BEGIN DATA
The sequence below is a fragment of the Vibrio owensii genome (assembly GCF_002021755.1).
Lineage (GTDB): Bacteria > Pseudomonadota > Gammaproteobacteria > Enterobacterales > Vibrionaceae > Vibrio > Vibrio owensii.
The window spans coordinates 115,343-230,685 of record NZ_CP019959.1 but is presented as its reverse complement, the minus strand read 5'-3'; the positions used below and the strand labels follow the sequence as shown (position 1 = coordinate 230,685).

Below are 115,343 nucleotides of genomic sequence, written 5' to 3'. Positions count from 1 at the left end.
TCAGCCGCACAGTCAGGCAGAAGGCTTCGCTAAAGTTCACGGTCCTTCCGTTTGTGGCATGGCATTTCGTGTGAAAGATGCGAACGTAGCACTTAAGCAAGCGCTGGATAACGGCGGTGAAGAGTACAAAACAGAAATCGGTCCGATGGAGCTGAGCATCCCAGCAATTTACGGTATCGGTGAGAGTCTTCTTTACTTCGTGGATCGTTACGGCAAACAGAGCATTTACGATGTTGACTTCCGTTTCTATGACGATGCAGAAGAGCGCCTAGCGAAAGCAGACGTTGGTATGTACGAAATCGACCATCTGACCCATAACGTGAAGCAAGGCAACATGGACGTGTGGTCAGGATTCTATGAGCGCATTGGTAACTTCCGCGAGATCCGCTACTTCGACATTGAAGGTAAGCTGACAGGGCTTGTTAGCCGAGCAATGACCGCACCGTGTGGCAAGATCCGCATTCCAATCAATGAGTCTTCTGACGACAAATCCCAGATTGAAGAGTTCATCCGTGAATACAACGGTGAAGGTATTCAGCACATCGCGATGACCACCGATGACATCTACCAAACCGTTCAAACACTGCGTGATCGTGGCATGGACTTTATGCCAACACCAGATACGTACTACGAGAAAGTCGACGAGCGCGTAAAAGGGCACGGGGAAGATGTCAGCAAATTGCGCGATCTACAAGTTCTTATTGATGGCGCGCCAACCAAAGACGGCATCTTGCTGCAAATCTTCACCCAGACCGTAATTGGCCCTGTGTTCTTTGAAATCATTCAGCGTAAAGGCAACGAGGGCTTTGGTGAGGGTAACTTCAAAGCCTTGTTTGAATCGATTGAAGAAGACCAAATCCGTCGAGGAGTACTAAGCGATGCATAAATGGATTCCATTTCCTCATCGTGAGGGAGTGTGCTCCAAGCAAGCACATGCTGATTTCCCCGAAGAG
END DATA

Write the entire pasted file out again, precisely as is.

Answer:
The sequence below is a fragment of the Vibrio owensii genome (assembly GCF_002021755.1).
Lineage (GTDB): Bacteria > Pseudomonadota > Gammaproteobacteria > Enterobacterales > Vibrionaceae > Vibrio > Vibrio owensii.
The window spans coordinates 115,343-230,685 of record NZ_CP019959.1 but is presented as its reverse complement, the minus strand read 5'-3'; the positions used below and the strand labels follow the sequence as shown (position 1 = coordinate 230,685).

Below are 115,343 nucleotides of genomic sequence, written 5' to 3'. Positions count from 1 at the left end.
TCAGCCGCACAGTCAGGCAGAAGGCTTCGCTAAAGTTCACGGTCCTTCCGTTTGTGGCATGGCATTTCGTGTGAAAGATGCGAACGTAGCACTTAAGCAAGCGCTGGATAACGGCGGTGAAGAGTACAAAACAGAAATCGGTCCGATGGAGCTGAGCATCCCAGCAATTTACGGTATCGGTGAGAGTCTTCTTTACTTCGTGGATCGTTACGGCAAACAGAGCATTTACGATGTTGACTTCCGTTTCTATGACGATGCAGAAGAGCGCCTAGCGAAAGCAGACGTTGGTATGTACGAAATCGACCATCTGACCCATAACGTGAAGCAAGGCAACATGGACGTGTGGTCAGGATTCTATGAGCGCATTGGTAACTTCCGCGAGATCCGCTACTTCGACATTGAAGGTAAGCTGACAGGGCTTGTTAGCCGAGCAATGACCGCACCGTGTGGCAAGATCCGCATTCCAATCAATGAGTCTTCTGACGACAAATCCCAGATTGAAGAGTTCATCCGTGAATACAACGGTGAAGGTATTCAGCACATCGCGATGACCACCGATGACATCTACCAAACCGTTCAAACACTGCGTGATCGTGGCATGGACTTTATGCCAACACCAGATACGTACTACGAGAAAGTCGACGAGCGCGTAAAAGGGCACGGGGAAGATGTCAGCAAATTGCGCGATCTACAAGTTCTTATTGATGGCGCGCCAACCAAAGACGGCATCTTGCTGCAAATCTTCACCCAGACCGTAATTGGCCCTGTGTTCTTTGAAATCATTCAGCGTAAAGGCAACGAGGGCTTTGGTGAGGGTAACTTCAAAGCCTTGTTTGAATCGATTGAAGAAGACCAAATCCGTCGAGGAGTACTAAGCGATGCATAAATGGATTCCATTTCCTCATCGTGAGGGAGTGTGCTCCAAGCAAGCACATGCTGATTTCCCCGAAGAG